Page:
Tarantino

Topics: Quentin Tarantino, Reservoir Dogs, Pulp Fiction Pages: 4 (1080 words) Published: February 16, 2010
There are a variety of camera angles and types of shots that are considered typical of a Tarantino movie. He often frames characters with doorways and shows them opening and closing doors, and he often films characters from the back. He uses widely-imitated quick cuts of character's hands performing actions in extreme closeup, a technique reminiscent of Brian De Palma. He will use a long closeup of a person's face while someone else speaks off-screen (closeup of The Bride while Bill talks, of Butch while Marsellus talks, Ted's face when Chester talks in Four Rooms). Although he did not invent it, Tarantino popularized the trunk shot, which is featured in Reservoir Dogs, Pulp Fiction, Jackie Brown, and Kill Bill. In Grindhouse (Death Proof feature), Tarantino's traditional shot looking up at the actors from the trunk of a car is replaced by one looking up from under the hood. Often he will shoot a character's feet during a key moment (such as the depressing of a car's pedals, as seen in Pulp Fiction). A lot of what Tarantino does involves violent content, it must be said. However, when one observes very carefully, one sees that Tarantino's films make reference to violence rather than show it on camera. Violence is used as a means to tell a story and its consequences are shown - often to demonstrate the very moral that violence never solves anything but causes, ultimately, far more problems. Usually, Tarantino does not like to include the actual violence on camera in graphic detail1, and he says he strongly detests both violence and drugs.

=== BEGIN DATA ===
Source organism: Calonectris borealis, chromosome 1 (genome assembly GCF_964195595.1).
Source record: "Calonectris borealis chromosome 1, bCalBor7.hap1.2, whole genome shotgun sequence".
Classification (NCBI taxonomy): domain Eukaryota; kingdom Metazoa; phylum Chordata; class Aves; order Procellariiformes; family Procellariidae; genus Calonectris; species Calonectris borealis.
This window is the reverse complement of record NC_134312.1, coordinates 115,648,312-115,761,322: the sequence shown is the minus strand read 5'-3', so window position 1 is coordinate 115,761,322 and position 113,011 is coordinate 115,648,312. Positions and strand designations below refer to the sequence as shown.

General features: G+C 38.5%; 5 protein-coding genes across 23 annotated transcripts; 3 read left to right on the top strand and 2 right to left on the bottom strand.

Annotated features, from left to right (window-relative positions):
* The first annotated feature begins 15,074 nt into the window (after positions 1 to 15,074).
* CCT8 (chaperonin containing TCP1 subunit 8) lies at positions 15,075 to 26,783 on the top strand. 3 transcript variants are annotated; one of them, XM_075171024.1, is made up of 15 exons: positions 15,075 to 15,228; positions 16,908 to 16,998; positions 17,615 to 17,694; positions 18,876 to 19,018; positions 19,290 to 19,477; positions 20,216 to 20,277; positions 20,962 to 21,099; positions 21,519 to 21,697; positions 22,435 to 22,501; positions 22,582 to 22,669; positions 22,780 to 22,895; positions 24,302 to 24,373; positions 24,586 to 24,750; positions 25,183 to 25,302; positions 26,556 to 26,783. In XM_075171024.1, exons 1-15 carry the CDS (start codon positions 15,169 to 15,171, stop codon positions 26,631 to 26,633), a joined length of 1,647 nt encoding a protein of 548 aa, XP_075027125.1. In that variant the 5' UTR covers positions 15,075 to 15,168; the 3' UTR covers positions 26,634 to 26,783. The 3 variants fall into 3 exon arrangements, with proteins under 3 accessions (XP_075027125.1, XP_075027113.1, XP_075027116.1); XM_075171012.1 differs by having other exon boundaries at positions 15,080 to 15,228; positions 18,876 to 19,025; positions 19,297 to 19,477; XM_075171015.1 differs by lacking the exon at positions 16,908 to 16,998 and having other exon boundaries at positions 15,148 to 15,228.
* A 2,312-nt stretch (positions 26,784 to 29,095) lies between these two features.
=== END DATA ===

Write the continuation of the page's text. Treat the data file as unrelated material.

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Biography for
Quentin Tarantino More at IMDb Pro »

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Date of Birth

27 March 1963, Knoxville, Tennessee, USA

Birth Name

Quentin Jerome Tarantino

Nickname

QT

Height

6' 1" (1.85 m)

Mini Biography

In January of 1992 a film...

Links: Briefcases and suitcases play an important role in Pulp Fiction (1994), Reservoir Dogs (1992), Jackie Brown (1997), True Romance (1993), and Kill Bill: Vol. 2 (2004).
The Mexican Standoff: All his movies (including True Romance (1993), which he only wrote and did not direct) feature a scene in which three or more characters are pointing guns at each other at the same time.
Often uses an unconventional storytelling device in his films, such as retrospect (Reservoir Dogs (1992)), non-linear (Pulp Fiction (1994)), or "chapter" format (_Kill Bill: Vol.1 (2003)_).
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